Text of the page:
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Post-Market Registry for Isolated Thrombolysis Selected for Presentation at the Society for Vascular Surgery Annual Meeting.

Business Editors/Health/Medical Writers

Vascular 2003

CHICAGO--(BUSINESS WIRE)--June 10, 2003

Registry presents significant economic and safety advantages of

isolated thrombolysis for treatment of acute limb ischemia

Bacchus Vascular, the leading developer of innovative technology in thrombus management, today announced the presentation of the first post-market registry on isolated thrombolysis for treatment of acute limb ischemia at the Annual Meeting for the Society of Vascular Surgery and American Association for Vascular Surgery in Chicago.

Dr. Timur Sarac will present important safety, economic and efficacy improvements of isolated thrombolysis compared to standard catheter-directed thrombolysis (CDT) using the new Trellis(R) isolated thrombolytic delivery device with t-PA (Alteplase; Genentech, Inc.).

"Isolated Thrombolysis is the future in thrombolytic delivery," stated Dr. Timur Sarac, a leading endovascular surgeon with The Cleveland Clinic Foundation and primary author of the paper. "Not only is it as effective as CDT for treating patients with acute and chronic arterial occlusions, there are fewer bleeding complications as a result of the decreased infusion time and lower dosing."

The registry reviewed the technical success, bleeding complications and costs of 26 consecutive patients in 12 U.S. and European hospitals treated with Trellis for lower extremity ischemia and compared that to historical data on CDT outcomes. The mean age of patients in this registry was approximately 70 years old and 58 percent of patients treated had acute arterial occlusions, while 42 percent had chronic arterial occlusions. Approximately 69 percent were treatments on lower extremity native arteries and 31 percent were lower extremity bypass grafts.

The study found zero percent bleeding complications with Trellis versus 11 percent for standard CDT. The technical success rate for Trellis patients was 96 percent compared to 81 percent for CDT. Costs for the procedure with Trellis were also lower, with an overall mean cost of $3,216 per case compared to $4,536 for CDT.

"The cost effectiveness of Trellis when compared to traditional CDT cannot be overlooked by the healthcare community," said Dr. Dan Hilleman, professor of medicine at Creighton University, member of the Cardiology Editorial Advisory Board and fellow researcher who evaluated the economic significance of this study on healthcare systems. "I can see Trellis becoming the standard of care for treating patients with acute limb ischemia."

Limb ischemia is caused by a blockage of one or more of the blood vessels that carries blood to a limb. Catheter directed thrombolysis is a process by which thromolytic drugs such as t-PA, TNK or Urokinase are delivered directly into the occluded vessel to remove blood clots (thrombus). This blockage can either be chronic, moderate or acute. When it is acute, the limb generally becomes discolored and the patient loses sensory perception. Without immediate attention this condition, known as acute limb ischemia, can lead to the loss of a limb. In the United States, more than 100,000 cases of acute limb ischemia are diagnosed annually and require immediate medical intervention.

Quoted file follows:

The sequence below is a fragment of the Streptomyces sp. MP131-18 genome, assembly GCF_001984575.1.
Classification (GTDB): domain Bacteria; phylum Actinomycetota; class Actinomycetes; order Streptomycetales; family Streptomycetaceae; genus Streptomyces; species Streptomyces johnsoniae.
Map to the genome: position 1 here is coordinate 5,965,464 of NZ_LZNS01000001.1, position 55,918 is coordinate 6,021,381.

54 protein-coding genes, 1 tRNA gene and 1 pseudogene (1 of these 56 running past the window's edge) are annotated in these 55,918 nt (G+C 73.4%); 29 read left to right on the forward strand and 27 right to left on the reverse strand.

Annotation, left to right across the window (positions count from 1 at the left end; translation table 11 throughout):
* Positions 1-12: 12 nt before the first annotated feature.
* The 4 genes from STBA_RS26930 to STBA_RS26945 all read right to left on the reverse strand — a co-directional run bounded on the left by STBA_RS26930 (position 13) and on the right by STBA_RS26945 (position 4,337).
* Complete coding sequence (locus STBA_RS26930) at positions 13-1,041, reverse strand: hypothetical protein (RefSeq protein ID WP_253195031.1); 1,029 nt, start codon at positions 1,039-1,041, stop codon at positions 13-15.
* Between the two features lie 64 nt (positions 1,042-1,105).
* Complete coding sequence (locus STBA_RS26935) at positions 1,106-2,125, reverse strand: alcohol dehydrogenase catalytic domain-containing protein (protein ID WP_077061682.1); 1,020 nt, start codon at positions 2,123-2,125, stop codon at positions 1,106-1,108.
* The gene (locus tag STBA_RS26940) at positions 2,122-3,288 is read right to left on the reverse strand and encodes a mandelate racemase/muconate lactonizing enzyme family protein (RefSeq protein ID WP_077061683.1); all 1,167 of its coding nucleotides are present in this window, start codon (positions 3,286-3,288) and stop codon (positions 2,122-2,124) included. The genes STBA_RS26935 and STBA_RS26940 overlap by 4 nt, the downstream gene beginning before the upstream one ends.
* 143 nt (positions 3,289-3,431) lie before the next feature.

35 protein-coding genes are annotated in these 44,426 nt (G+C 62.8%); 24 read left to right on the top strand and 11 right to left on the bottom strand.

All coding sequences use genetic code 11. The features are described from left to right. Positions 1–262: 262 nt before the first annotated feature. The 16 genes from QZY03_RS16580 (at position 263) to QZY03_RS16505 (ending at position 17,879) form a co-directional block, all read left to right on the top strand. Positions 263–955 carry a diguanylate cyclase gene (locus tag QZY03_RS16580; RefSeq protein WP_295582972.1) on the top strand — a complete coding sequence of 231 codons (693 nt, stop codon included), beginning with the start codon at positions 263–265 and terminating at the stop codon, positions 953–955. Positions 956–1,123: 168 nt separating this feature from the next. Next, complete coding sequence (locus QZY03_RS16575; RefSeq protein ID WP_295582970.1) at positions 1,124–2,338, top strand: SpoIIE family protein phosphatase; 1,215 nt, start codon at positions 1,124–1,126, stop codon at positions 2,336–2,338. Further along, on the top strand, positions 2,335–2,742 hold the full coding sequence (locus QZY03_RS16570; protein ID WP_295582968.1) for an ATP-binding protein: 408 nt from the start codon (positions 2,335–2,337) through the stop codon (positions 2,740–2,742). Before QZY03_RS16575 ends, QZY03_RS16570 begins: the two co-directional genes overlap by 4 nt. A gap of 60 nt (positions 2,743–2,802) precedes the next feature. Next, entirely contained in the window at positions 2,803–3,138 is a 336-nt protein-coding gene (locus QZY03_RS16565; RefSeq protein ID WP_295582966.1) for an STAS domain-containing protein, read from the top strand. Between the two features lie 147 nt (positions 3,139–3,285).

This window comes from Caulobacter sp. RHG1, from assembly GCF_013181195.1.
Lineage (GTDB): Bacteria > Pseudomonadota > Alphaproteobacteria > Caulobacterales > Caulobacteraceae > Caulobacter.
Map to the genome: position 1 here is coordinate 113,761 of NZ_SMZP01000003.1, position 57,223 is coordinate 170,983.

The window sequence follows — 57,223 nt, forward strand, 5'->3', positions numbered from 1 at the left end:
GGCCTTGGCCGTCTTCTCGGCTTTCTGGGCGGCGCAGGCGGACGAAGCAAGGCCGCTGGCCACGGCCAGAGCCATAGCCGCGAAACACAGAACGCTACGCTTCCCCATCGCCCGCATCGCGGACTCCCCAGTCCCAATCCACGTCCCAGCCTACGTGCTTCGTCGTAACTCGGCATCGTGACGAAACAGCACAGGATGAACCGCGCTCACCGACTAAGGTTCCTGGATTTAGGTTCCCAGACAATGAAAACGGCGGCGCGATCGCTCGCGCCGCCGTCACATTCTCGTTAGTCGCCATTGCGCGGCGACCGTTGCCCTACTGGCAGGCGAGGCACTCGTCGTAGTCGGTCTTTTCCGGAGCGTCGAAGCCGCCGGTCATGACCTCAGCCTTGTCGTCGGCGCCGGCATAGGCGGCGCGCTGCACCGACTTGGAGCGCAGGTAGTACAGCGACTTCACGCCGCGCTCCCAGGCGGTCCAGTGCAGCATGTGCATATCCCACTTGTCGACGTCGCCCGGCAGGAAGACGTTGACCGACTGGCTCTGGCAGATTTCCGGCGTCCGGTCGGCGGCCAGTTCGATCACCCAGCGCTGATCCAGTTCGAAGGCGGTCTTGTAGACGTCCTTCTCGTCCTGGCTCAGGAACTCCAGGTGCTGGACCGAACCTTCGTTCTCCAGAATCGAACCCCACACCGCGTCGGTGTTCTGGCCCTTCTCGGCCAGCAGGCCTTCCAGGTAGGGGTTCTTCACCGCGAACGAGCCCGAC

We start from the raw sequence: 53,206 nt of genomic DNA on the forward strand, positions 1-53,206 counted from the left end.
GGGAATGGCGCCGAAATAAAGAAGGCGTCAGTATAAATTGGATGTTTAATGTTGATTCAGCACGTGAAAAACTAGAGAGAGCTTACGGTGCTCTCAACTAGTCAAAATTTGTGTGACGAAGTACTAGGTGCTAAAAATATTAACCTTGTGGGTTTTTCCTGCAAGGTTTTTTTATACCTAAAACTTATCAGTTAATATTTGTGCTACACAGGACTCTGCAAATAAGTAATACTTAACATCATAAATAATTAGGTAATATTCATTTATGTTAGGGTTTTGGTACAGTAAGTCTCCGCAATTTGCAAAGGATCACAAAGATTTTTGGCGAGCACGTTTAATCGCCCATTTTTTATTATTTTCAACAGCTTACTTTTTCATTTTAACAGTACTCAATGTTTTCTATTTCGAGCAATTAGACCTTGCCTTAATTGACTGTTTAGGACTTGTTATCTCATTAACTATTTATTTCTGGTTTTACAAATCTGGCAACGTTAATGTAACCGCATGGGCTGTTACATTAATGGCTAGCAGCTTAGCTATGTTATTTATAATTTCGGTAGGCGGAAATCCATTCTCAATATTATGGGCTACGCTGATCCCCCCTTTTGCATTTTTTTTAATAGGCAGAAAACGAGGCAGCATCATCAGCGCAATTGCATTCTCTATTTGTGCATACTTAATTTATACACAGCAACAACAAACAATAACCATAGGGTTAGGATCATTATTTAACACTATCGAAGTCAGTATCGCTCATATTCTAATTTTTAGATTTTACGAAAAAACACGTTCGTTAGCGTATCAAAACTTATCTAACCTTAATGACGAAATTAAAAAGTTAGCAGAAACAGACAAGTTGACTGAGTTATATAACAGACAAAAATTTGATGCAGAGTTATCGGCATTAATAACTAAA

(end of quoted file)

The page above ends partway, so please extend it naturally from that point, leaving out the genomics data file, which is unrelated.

"This study provides further validation that Trellis provides several economic and safety improvements over traditional CDT for treating acute and chronic arterial occlusions," said Mel Schatz, president and CEO, Bacchus Vascular. "An increasing number of physicians are also discovering the benefits of Trellis in patients suffering from Deep Vein Thrombosis (DVT), where isolated thrombolysis with Trellis is safe, economically viable and effective."

In December 2002, Bacchus announced FDA clearance and commercial availability of its new Trellis(R) Reserve with I.A. (Integral Aspiration) Technology for the treatment of acute limb ischemia and DVT. The Trellis Reserve Peripheral Infusion System with I.A. Technology is a percutaneous infusion system that can isolate and treat a clot with any standard thrombolytic in as few as 15 minutes. Its unique dual-balloon system is designed to maintain the concentration of the infused fluid while its mechanical dispersion wire effectively disperses the fluid throughout the treatment area. Trellis Reserve optionally allows the physician to aspirate the treatment area, which may reduce the risk of downstream emboli.

To date, more than 200 clinical cases have been successfully completed with Trellis. Case summaries are available at www.bacchus-vascular.com. Bacchus Vascular will be exhibiting at Vascular 2003, Booth #764.

About Bacchus Vascular

Founded in 1999 by Dr. Thomas Fogarty, a noted inventor and cardiovascular surgeon, Bacchus Vascular is an emerging medical device company focused on the discovery and development of innovative treatments for cardiovascular and peripheral occlusive vascular disease. Other projected project launches in 2003 include Solera(TM) Plus for occluded dialysis grafts and Fino(TM) for removing venous clots that cause deep vein thrombosis (DVT). For more information, please visit www.bacchus-vascular.com.
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Date:Jun 10, 2003
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